Inside the White Cube
5 April – 14 May 2023
‘I have always looked at work historically, to understand how images are made now, what the world looks and feels like now, but through the lens of historical anecdotes and imagery’.
White Cube is pleased to present an exhibition of new work by Mimi Lauter, the artist’s first in London. Titled ‘Ruach’ – a Hebrew word for spirit, wind or breath – Lauter’s new group of works is inspired by the natural world and the cyclical rhythm of plants.
Born in San Francisco and now based in Los Angeles, Lauter works primarily with soft pastel and oil pastel on paper, a delicate medium that lends an immediacy and fragile beauty to her work. Conceiving of painting as a theatrical space, her work is often large in scale, comprising multi-part constellations that together take the form of a mural. By contrast, the artist’s subject matter evokes a feeling of intimacy, and speaks to a private experience of the existential and the transcendent.
Reflecting Lauter’s interest in European 19th and early 20th century painting, her paintings reveal influences as wide-ranging as Odilon Redon, Pierre Bonnard, Jean-Édouard Vuillard and Hilma Af Klint, as well as Leonora Carrington, Remedios Varo, and the rich colours of Mexican art and its folkloric imagery. Fascinated by symbolic readings of landscapes and still lifes – and how they can become metaphors for mortality – the artist states: ‘I have always looked at work historically, to understand how images are made now, what the world looks and feels like now, but through the lens of historical anecdotes and imagery’.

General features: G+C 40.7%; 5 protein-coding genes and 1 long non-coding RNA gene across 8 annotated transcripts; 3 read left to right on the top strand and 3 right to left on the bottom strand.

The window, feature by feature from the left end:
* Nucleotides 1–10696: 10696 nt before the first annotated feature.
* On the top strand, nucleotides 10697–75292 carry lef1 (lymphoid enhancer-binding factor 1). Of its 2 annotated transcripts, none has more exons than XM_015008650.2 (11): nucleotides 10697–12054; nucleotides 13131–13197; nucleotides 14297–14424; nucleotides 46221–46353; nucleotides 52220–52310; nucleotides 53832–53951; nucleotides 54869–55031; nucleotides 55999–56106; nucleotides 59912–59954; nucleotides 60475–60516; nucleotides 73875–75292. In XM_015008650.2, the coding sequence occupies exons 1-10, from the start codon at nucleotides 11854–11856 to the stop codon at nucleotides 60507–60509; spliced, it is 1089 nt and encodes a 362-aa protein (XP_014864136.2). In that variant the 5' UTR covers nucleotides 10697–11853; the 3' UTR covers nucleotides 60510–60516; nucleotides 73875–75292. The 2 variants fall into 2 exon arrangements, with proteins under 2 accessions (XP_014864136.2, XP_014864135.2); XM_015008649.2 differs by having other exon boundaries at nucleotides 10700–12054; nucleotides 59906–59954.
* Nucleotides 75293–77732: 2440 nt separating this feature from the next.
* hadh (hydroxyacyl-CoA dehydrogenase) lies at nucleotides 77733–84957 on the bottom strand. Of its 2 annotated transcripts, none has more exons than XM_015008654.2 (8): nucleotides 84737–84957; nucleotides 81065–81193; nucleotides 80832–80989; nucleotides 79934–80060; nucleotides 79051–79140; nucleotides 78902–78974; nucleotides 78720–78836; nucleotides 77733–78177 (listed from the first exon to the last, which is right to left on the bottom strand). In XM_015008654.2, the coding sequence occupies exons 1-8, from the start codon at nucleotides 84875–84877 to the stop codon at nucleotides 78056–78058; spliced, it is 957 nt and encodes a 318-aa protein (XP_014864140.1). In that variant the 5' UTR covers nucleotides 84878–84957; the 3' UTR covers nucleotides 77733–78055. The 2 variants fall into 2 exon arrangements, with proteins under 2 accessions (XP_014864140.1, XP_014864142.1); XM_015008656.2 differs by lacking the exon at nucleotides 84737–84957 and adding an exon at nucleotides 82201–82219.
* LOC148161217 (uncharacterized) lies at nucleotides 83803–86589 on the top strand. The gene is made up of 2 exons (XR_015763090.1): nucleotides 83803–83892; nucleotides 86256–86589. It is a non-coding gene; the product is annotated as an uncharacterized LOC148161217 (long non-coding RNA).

The notion of a journey is central to this exhibition, in which Lauter explores the connection between a passage through a landscape and an internal movement deeper into the body. Just as a plant grows instinctively towards sunlight, Lauter considers how our path through a landscape is invariably guided by light; in several paintings she combines a circular space, which she has termed a place for ‘wandering’, and an inherent focal point or ‘place of arrival’. The paintings possess an internal logic that mirrors vegetal growth – from seedlings to pollination to decomposition – and correlate with beliefs about death in Judaism (where there is no afterlife, but a lingering and dissolving of the spirit and a return of the body to the earth for the cycle of life to renew). Lauter also cites as a reference Elizabeth Bishop’s poem The Weed, which similarly describes a cycle in which death gives rise to new life.
The artist has remarked that using pastels is akin to working with clay, as the malleability and plasticity of the medium enables her to physically shape the images in the work through an intuitive process. Colour is conceived of in a similar way – while the artist’s choices may be intuitive, they are also culturally informed and thereby offer manifold associations. The suggestion of bodily and organic forms in Lauter's work is achieved through a process of layering whereby the artist covers the entire paper with oil pastel, creating a saturated and tactile ground upon which she can draw and incise. This process of building up and digging down into each drawing Lauter likens to gardening, an activity that provides the artist with a constant source of inspiration.
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